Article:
Whatever happened, however it turned out, you can now see that you are much better off to be prepared in advance. It has to be better to know in advance what worst case scenario you might expect.
What Do We Learn From 40,000 Trades?
Here's another 4 instances of 10 x 1000-flip runs of a 70% biased coin. Here we see that while the run of 7 losses we saw above is possible, it's not very likely. In these 40 x 1000-flip runs, we see that 6 is the highest number of consecutive losses.
We have just seen that a test of 40,000 trades resulted in a losing streak of no larger than six trades. But we also saw earlier that a streak of seven losing trades is possible. We see that different outcomes are possible from the same trading system. And we instinctively realize that, actually, anything is possible.
All those 40 runs of 1000 trades were from a system with the same 70 winrate. And yet all of the results were different. Why is this?
The answer is something that is very useful to understand about the nature of trading.
We Don't Know The Future But We Know What To Expect!
No analysis or projection tells you exactly what is going to happen in the future. The future trade-by-trade results from a trading system are always different. And they are always unknowable.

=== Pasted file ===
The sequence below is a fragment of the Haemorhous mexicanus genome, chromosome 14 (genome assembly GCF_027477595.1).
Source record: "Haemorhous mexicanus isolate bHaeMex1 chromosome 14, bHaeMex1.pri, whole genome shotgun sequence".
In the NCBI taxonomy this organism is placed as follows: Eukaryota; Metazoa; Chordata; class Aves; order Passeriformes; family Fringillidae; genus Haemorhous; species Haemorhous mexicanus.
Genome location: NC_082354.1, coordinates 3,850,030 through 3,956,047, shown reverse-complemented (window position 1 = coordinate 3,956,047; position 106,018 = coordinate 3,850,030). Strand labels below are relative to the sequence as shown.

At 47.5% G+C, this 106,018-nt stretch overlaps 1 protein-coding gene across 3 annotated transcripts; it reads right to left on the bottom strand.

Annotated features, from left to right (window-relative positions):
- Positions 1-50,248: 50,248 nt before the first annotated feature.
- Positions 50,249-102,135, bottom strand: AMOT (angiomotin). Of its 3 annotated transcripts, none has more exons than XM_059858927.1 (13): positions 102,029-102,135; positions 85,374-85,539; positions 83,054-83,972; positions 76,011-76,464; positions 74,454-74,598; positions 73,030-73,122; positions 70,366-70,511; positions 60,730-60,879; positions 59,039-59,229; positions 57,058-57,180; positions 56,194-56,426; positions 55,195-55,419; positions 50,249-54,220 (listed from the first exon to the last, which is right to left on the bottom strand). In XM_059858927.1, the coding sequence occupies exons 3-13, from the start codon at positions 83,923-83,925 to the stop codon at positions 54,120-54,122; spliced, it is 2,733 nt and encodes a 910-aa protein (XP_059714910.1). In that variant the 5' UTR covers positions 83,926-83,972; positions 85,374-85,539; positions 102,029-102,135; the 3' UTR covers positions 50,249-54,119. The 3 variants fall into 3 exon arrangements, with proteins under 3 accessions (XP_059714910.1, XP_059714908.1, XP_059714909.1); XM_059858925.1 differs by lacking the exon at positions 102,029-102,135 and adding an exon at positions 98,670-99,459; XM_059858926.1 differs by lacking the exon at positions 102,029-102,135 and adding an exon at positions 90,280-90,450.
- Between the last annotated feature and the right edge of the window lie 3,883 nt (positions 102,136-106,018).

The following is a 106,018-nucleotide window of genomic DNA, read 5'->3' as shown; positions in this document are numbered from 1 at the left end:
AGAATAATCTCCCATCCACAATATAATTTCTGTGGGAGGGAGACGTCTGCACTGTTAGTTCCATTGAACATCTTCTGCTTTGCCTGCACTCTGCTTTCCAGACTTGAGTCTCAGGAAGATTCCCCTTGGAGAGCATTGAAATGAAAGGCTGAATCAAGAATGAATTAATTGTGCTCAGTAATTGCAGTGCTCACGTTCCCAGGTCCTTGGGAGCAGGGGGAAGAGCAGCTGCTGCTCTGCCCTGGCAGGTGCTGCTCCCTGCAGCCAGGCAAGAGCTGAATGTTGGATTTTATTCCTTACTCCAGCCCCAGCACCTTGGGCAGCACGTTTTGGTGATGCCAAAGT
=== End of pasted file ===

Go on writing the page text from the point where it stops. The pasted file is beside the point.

There is a perfectly rational explanation. We can know what winrate to expect from a trading system. But we never know where or when the winning trades occur within the total number of trades we take.
Eg we take 100 trades, we know to expect about 70 winners. But we don’t know where within those 100 trades the winners lie. We know that the winners and losers can bunch up into streaks of unknown length. The winners and losers are not evenly distributed.
And they are distributed differently in every set of trades we take. Which brings us right back to the next trade always being 50:50.
In this section, we have learned some important facts about the true nature of trading. I stress that they are facts, because much of this is counter-intuitive.
We can and will see strings of winning trades and losing trades
The size of these winning runs and losing runs is related to winrate
The outcome of the next trade is not is related to winrate
The outcome of the next trade is 50:50 in all trading systems
So we can boil all this information down to four essential nuggets.
But they are four very important points which will completely change the way you approach trading, if you fully take them on board and take action on them. It took all the detail to be able to get our heads around why these important facts about trading are true.
All successful traders know these facts about probability. Now you do, too. All successful traders incorporate these facts into their trading. But that part is up to you.